What were some of his greatest achievements?
Burr never became president (or emperor), so he was unable to leave the sort of legacy he hoped to create. His focus on the possibilities of the West helped to orient Americans to the potential of that region and the opportunities for expansion. Indeed, later leaders achieved much of the expansion he envisioned. Also, Burr proved adept at retail-level electoral politics, extending the principles of electioneering beyond the drawing rooms of the elite. His activities in New York during the presidential election of 1800 were a laboratory for the new arts of attracting votes on a mass basis.

Why does Aaron Burr command attention today?
I would cite three features that make Burr worth a close look. He dreamed huge dreams and actually tried to make them come true. In some ways, he embodied the American dream on steroids: Go West, conquer huge territories, and launch your own new nation! There is an outrageousness to Burr that is compelling and must be explored to be believed. In addition, he serves as a corrective to the widespread deification of the other Founding Fathers. Burr was not shy


about pointing out the limitations of contemporaries like George Washington, Thomas Jefferson, and Alexander Hamilton, and he helps us to see them in human scale. Finally, when he was in mortal peril in his treason trial, facing execution, Burr conducted a masterful defense that reaffirmed basic values of the American legal system and political culture. In response to Burr’s arguments in that case, Chief Justice Marshall handed down opinions that limited the scope of treason prosecutions, that allowed access to presidential papers in court cases when warranted, and that emphasized the importance of the rights of criminal defendants. These are powerful lessons that need to be relearned by every generation of Americans.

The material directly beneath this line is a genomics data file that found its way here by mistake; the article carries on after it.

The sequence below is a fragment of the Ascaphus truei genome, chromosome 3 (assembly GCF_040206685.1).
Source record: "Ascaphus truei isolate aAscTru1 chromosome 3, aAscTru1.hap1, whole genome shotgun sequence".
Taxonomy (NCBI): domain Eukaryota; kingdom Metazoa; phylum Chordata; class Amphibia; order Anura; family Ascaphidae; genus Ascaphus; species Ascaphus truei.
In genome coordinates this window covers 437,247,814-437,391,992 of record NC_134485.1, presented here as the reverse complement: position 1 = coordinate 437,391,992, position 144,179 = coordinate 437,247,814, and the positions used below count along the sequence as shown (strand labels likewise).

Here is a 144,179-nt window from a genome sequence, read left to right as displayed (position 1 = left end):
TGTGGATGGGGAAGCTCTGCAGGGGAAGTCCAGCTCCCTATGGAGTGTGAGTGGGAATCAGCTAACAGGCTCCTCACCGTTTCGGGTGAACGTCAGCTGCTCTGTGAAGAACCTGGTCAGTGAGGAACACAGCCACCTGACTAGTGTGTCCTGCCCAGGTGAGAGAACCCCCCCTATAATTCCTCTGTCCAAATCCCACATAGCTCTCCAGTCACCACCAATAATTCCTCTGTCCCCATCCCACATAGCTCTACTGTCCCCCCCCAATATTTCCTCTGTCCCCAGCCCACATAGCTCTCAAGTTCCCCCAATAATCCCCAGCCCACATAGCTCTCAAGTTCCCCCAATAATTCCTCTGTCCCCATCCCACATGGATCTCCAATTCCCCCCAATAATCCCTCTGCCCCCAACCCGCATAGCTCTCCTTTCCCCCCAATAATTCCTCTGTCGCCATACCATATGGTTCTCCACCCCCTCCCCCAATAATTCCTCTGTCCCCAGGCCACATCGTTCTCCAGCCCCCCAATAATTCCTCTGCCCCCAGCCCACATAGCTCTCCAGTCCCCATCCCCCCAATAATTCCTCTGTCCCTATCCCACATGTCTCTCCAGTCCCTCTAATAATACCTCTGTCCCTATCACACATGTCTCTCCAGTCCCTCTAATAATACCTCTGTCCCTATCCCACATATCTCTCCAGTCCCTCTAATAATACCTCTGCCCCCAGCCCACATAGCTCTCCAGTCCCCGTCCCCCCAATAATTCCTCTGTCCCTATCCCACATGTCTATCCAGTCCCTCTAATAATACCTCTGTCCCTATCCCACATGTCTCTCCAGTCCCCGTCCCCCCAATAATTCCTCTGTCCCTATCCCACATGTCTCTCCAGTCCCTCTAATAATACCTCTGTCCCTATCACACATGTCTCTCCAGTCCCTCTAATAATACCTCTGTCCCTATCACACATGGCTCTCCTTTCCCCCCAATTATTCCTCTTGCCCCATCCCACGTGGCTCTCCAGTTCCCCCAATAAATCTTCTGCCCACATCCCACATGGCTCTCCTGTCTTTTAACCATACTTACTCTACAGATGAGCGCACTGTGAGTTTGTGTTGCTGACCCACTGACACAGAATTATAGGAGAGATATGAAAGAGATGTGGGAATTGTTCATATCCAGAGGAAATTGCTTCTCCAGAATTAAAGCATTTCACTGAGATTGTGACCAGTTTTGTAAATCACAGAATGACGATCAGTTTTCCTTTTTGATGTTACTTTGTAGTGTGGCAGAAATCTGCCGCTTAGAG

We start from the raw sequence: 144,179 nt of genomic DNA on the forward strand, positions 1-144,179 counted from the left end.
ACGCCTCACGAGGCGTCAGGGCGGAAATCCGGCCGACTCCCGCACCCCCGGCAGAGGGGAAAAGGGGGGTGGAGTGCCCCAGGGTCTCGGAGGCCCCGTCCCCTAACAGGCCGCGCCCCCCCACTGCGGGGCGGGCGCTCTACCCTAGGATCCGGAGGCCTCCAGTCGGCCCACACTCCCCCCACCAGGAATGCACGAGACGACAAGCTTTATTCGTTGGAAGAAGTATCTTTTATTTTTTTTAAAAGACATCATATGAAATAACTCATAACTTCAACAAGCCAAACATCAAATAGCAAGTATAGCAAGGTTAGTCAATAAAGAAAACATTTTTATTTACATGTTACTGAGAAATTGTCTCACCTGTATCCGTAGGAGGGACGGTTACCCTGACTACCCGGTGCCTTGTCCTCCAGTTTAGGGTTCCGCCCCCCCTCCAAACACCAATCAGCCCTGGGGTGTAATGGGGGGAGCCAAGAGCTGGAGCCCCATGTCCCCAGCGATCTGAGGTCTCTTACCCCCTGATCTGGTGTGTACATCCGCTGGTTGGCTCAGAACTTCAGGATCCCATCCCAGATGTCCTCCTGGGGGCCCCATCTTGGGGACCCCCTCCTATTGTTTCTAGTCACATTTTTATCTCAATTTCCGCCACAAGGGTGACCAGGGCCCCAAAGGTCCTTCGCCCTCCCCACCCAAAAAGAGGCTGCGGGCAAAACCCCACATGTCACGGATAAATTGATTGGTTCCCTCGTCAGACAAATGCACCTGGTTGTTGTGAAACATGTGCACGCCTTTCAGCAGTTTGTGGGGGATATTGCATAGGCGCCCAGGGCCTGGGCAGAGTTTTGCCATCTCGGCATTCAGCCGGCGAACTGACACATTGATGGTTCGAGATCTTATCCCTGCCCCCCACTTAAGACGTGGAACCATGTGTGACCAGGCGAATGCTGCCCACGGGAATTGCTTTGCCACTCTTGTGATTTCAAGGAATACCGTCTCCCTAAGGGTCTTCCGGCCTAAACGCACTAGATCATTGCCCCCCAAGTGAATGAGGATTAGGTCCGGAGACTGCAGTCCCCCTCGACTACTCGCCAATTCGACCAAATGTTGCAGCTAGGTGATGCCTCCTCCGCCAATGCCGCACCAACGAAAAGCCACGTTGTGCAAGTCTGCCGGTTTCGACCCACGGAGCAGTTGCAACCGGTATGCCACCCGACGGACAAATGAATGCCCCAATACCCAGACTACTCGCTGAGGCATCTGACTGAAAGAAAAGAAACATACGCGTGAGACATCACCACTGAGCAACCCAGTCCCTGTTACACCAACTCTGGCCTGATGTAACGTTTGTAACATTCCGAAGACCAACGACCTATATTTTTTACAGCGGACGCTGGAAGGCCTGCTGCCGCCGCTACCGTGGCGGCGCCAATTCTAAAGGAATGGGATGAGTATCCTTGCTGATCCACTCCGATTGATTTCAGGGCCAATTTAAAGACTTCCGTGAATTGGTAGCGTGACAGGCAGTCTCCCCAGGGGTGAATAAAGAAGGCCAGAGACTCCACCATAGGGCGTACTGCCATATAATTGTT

Aaron Burr or Thomas Jefferson?
Burr and Jefferson were very different men who disliked each other intensely. Jefferson thought Burr was too ambitious and untrustworthy. Burr thought Jefferson was a moral and political weakling. Both men could point to evidence supporting their views. Burr lacked Jefferson’s philosophical bent, and certainly lacked the Virginian’s ability to inspire with the written word. Yet Burr had a far more “executive” personality than Jefferson did and might have been a more effective president. The principal challenge that Jefferson faced as president was steering the nation safely through the world war that raged between Napoleonic France and Great Britain. Because his policy was to keep the military small and weak, Jefferson had few tools with which to resist European abuse of American trade, and finally resorted to shutting down that trade altogether. But Jefferson’s embargo hurt the United States far more than either France or Britain. Had Burr been president, he likely would have avoided that catastrophic policy, built up the military, and could well have brought the nation more happily through a very trying time.